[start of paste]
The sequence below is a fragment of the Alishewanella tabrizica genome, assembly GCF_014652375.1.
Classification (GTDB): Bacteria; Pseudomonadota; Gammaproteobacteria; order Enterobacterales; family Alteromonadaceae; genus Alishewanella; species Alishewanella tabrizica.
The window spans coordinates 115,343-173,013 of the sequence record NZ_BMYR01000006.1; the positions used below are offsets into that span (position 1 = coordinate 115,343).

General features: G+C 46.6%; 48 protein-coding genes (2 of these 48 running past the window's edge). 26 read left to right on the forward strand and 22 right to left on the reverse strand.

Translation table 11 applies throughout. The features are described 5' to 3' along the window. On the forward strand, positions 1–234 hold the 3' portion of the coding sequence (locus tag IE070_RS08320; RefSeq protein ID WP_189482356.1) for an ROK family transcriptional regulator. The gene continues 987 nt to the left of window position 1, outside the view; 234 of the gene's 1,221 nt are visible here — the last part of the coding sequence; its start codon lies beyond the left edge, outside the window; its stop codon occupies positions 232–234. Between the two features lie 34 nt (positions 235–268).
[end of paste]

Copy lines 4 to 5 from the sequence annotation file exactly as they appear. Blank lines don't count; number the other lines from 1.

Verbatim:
General features: G+C 46.6%; 48 protein-coding genes (2 of these 48 running past the window's edge). 26 read left to right on the forward strand and 22 right to left on the reverse strand.

Translation table 11 applies throughout. The features are described 5' to 3' along the window. On the forward strand, positions 1–234 hold the 3' portion of the coding sequence (locus tag IE070_RS08320; RefSeq protein ID WP_189482356.1) for an ROK family transcriptional regulator. The gene continues 987 nt to the left of window position 1, outside the view; 234 of the gene's 1,221 nt are visible here — the last part of the coding sequence; its start codon lies beyond the left edge, outside the window; its stop codon occupies positions 232–234. Between the two features lie 34 nt (positions 235–268).